An overwhelming majority of private placements of securities in America are done by means of sales strictly to accredited investors in reliance upon the exemption from the registration requirements under the Securities Act of 1933 afforded by Rule 506 under Regulation D (now known as Rule 506(b)).

So what so great about Rule 506(b)?  Some of the key benefits are as follows:

  1. No Uncertainty.  Rule 506(b) provides a tremendous amount of clarity for issuers of securities seeking to ensure that they have a valid private placement exemption. So long as an issuer has a reasonable belief that all of its investors are accredited and the issuer refrains from engaging in public solicitation activities, the issuer will generally have a valid private placement. Outside of the "safe harbor" of Rule 506(b), other factors (some of which are identified below) can complicate the analysis and/or limit an issuer's freedom when offering securities. For example, if an issuer wishes to rely upon the exemption afforded by Section 4(2) of the Securities Act, it better get ready to sort through decades of case law and SEC releases on what exactly it means to have a "transaction by an issuer not involving any public offering." 
  2. No Dollars Limits.  This benefit speaks for itself.  Rule 506(b) puts no limits on the dollar size of a private placement.  Contrast that with Rule 504 which limits issuers to raising $1 million or Rule 505 which limits issuers to raising $5 million.
  3. No Investor Limits.  Rule 506(b) permits sales to an unlimited number of accredited investors. Contrast that with the Section 4(2) exemption which provides no statutory guidance regarding how many investors may invest before a private placement turns into a public offering. 
  4. No Blue Sky Compliance.  Securities sold in reliance on Rule 506(b) are deemed to be "covered securities," thereby preempting most state level blue sky regulation. States may require issuers to make a notice filing, pay a small filing fee, and consent to service of process in any state where it sells securities, but issuers who sell "covered securities" need not register or find a valid exemption from registration in up to 50 different states.
  5. No Disclosure Requirement.  While Rule 506(b) permits sales to up to 35 unaccredited investors, issuers rarely permit unaccredited investors to participate in Rule 506(b) private placements because doing so requires issuers to provide a detailed private placement memorandum to every investor, which is generally cost prohibitive. By limiting sales exclusively to accredited investors, there is no information disclosure obligation upon the issuer (though it is generally advisable to provide at least some disclosure document to each investor to insulate the issuer from potential securities fraud claims).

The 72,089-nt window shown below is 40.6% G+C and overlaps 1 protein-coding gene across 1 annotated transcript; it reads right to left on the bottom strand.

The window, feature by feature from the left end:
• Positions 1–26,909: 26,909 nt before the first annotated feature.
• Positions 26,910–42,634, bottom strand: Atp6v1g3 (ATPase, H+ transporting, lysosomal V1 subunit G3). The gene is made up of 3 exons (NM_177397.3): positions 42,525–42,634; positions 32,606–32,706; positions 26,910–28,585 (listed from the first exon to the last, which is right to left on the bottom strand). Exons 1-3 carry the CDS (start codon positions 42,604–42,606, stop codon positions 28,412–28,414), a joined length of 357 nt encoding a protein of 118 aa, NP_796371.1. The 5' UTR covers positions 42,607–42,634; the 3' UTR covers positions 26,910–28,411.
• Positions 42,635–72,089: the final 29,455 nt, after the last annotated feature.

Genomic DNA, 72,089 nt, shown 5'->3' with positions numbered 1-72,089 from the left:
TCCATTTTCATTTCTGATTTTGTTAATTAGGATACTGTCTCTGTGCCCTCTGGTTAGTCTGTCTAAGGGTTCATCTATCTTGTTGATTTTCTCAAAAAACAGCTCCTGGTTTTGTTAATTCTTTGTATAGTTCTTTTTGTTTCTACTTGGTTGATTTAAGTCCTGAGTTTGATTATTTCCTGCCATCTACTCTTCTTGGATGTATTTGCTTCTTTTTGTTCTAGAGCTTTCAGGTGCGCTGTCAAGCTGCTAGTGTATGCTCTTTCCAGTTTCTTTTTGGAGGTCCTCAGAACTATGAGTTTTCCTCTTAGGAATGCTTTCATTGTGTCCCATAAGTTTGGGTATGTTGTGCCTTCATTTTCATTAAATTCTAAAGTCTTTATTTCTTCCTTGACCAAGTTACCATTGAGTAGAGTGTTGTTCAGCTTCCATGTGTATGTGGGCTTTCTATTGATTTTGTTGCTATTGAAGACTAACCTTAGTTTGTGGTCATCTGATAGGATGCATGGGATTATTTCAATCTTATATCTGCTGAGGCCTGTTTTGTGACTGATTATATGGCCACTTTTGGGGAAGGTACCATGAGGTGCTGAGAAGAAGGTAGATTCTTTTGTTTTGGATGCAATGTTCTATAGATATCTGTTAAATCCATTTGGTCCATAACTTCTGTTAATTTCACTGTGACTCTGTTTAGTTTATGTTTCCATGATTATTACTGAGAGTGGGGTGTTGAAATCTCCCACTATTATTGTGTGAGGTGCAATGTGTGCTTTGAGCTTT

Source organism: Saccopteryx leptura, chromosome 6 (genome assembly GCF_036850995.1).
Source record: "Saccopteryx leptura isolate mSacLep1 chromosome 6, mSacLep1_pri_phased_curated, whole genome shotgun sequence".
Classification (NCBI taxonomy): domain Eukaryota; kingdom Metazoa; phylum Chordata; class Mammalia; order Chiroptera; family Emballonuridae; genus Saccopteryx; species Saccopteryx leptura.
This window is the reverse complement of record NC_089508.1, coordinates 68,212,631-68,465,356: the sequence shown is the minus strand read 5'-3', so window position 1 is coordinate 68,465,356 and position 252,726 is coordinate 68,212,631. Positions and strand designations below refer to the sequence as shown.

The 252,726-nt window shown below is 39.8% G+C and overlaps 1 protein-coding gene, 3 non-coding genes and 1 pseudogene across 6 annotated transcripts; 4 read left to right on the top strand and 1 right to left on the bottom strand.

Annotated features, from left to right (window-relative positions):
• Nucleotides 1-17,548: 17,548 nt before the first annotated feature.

6. No Verification Requirement. The SEC recently adopted Rule 506(c) which permits issuers to engage in public solicitation in connection with private placements so long as the issuer "verifies" that all investors are accredited. But since the steps that an issuer must take to "verify" an investor's status are somewhat vague (and/or are somewhat intrusive on the investor) at this point, most issuers engaging in private placements continue to rely upon Rule 506(b) and its lower standard that the issuer have a "reasonable belief" that its investors are accredited. 
Today I want to focus on Item 4 above - the preemption of potential multi-state blue sky registration and/or review by state level securities regulators (such as the Texas State Securities Board).  How valuable is it to avoid such review and regulation?  Very.  Even if every individual state securities regulatory body was a marvel of efficiency and reasonableness, merely getting familiar with the registration requirements and/or exemptions from registration in up to 50 states would be a challenging task for issuers. 

But consider states that require so-called "merit review" of a securities offering. That's when a state-level blue sky regulator takes it upon themselves to look beyond whether or not the issuer has fully disclosed the material information about the issuer and the offering to determine if a particular investment is "fair" to potential investors.

I have serious doubts that the twin goals of investor protection and facilitating capital formation for the US economy are advanced by merit review by state blue sky securities regulators.  For example, according to an article by Samual S. Guzik in a recent issue of the Texas Journal of Business Law, in 1980 securities regulators in the Commonwealth of Massachusetts and other states prohibited "ordinary investors" from participating in an IPO for Apple Computer, reasoning that the offering price was too high relative to the company's book value!